The third question answered by the psalmist in Psalm 8 is this, “What is man?” The context of his question is considering man in light of the heavens - the moon and the stars of the firmament. Think on this for a moment as you get your mind into the right frame to think as the psalmist did. The following is from Jon Courson’s commentary on the Bible.
If the sun were hollowed out, one million three hundred thousand earths could fit inside. But the sun is small compared to the star, Anteres, because if Anteres were hollow, it could hold sixty-four million suns. Anteres, however, is nothing compared to the star, Hercules, which, if hollow, could hold one hundred million Anteres. Yet the star, Epsilon, dwarfs Anteres, for if it were hollow, it could hold three million Hercules.
The numbers involved in comparing earth to the star Hercules are pretty much beyond our understanding. It would be multiplying 1,300,000 X 64,000,000 X 100,000,000. That number written out is 832,000,000,000,000,000,000,000. That is 832 septillion earths could fit inside the star Antares. I’m afraid we are not capable of honestly assessing how big that number is. But . . . it is something we should consider when thinking about one human on the face of one of those 832 septillion earths that it would take to fill up just 1 star in God’s created universe. Pretty insignificant is what we would have to surmise when thinking about this.
That is what the psalmist is thinking - what is man in light of the universe? The God Whose creative genius and power made this earth with only His words - is far greater and more astounding than even Anteres. Yet God does take thought of mankind. Yet, says the psalmist, You, God, have made Him a little lower than God. When we truly consider this, we are left with our mouths hanging open. God made us to be image bearers! We can know Him and respond to Him - and even reflect His glory in our lives. We are truly crowned with glory and majesty.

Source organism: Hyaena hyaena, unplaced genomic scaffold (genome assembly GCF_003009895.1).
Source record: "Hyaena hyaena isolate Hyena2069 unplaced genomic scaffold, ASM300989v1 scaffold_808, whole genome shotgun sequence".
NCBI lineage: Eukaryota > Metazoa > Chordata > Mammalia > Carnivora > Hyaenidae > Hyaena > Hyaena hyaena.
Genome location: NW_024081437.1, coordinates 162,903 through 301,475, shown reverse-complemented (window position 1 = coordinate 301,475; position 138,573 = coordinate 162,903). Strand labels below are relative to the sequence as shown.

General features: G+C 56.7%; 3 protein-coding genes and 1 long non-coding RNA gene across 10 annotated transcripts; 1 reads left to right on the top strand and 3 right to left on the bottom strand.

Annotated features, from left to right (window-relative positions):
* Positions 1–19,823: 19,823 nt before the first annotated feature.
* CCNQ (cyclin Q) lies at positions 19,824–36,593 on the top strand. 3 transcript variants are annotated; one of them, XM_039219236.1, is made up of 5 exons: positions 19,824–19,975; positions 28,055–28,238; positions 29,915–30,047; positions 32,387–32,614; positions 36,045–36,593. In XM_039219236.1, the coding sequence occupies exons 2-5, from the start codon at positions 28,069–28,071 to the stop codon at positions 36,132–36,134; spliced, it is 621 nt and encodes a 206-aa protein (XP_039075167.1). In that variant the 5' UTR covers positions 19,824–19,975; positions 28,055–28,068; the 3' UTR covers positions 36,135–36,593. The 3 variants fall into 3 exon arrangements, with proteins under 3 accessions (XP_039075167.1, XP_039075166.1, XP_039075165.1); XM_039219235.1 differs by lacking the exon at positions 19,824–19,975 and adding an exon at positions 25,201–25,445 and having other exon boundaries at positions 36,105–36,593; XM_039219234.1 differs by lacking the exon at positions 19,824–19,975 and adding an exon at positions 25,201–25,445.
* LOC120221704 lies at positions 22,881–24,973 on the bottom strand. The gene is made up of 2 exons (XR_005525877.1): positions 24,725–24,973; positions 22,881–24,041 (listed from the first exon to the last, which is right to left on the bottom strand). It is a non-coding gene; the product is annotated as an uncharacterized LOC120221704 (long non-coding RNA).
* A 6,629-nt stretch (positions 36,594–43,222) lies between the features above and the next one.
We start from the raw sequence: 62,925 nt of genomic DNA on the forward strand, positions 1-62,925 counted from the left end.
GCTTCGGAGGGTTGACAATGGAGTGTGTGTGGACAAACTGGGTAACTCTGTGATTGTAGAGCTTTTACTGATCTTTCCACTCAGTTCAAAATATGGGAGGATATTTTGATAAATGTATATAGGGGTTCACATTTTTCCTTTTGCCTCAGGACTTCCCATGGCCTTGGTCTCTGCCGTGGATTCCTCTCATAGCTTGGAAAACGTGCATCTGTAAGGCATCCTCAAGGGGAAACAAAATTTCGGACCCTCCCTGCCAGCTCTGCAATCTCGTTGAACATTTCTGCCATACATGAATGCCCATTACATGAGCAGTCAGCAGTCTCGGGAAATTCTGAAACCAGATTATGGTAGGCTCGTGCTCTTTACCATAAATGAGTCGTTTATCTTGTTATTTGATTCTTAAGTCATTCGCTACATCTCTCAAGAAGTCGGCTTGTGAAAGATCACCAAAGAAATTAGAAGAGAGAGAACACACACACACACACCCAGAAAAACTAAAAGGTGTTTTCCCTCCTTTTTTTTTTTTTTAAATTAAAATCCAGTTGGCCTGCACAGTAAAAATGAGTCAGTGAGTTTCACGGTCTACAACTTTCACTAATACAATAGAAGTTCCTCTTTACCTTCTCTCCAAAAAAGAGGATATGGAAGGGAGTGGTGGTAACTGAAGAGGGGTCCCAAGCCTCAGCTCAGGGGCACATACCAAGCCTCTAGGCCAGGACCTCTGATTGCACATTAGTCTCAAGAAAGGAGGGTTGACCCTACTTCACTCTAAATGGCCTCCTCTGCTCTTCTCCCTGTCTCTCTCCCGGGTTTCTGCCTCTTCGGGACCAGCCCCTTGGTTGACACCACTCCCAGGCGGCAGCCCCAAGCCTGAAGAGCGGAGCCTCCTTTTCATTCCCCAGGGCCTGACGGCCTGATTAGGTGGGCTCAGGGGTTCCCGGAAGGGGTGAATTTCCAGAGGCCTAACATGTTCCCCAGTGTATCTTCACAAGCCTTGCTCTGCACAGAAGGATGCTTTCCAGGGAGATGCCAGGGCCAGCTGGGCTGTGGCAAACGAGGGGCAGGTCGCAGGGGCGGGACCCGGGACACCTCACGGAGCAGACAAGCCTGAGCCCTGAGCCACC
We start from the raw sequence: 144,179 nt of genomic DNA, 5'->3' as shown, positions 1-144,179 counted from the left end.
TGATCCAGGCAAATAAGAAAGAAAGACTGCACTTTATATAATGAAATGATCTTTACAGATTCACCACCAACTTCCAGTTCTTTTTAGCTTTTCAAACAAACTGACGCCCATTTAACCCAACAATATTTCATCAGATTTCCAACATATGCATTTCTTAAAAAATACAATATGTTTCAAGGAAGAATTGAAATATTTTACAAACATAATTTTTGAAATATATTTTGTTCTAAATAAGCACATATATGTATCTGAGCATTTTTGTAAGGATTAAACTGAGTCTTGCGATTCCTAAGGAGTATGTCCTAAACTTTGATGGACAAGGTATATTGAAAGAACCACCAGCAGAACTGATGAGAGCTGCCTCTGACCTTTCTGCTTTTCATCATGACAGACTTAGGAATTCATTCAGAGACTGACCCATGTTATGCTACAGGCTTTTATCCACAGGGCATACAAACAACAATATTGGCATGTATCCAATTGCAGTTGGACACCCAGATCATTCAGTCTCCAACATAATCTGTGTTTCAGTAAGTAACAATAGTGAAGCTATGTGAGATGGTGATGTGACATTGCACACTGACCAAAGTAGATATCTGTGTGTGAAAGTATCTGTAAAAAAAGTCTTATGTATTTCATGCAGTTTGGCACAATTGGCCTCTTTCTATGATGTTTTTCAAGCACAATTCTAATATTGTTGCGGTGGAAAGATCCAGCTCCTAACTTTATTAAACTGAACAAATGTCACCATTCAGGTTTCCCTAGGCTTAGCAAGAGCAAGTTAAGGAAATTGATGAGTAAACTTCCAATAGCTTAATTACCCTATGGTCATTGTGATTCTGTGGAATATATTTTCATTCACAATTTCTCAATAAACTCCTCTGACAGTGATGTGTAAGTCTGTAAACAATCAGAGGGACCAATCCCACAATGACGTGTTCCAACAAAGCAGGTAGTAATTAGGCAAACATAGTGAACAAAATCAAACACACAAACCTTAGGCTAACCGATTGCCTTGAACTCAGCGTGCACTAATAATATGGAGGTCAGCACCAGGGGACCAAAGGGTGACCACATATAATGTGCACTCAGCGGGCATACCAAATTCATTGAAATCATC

In verses 6 and 7 we see all that God intended for man to do. We were made not just as image bearers, but also as co-regents with God to rule over this earth. All that is no the earth is put under mankind’s feet - with a list of sheep and oxen first as domesticated animals - and then the beasts of the field - birds of the heavens - and all sea creatures as well. That is how we were originally made. It is enough to make the psalmist repeat what He said at the beginning of the psalm about how Jehovah, our ruler has a majestic name in all the earth.
If we were not to have the New Testament - this would simply be a song that reminds us to praise God for His person - His creation - and for His wonderful gift of life and dominion to mankind. But even without the New Testament this rings a little hollow to those who live on earth now. It is hard to consider that we rule over the beasts of the field when we are terrified of many of them who are predators. Allow a man to happen on a grizzly bear or one of the huge cats like a lion or tiger - and our thoughts don’t turn to mastery - but rather to terror at what they can do to us. The same is true when we face great whales, killer whales, or sharks in the seas. And let’s not even get started with what nature can do - with things like tornados, hurricanes, lightning, earthquakes, and volcanic eruptions. It certainly does NOT look like we “rule” over all things. But then we are reminded of sin and the Fall of mankind.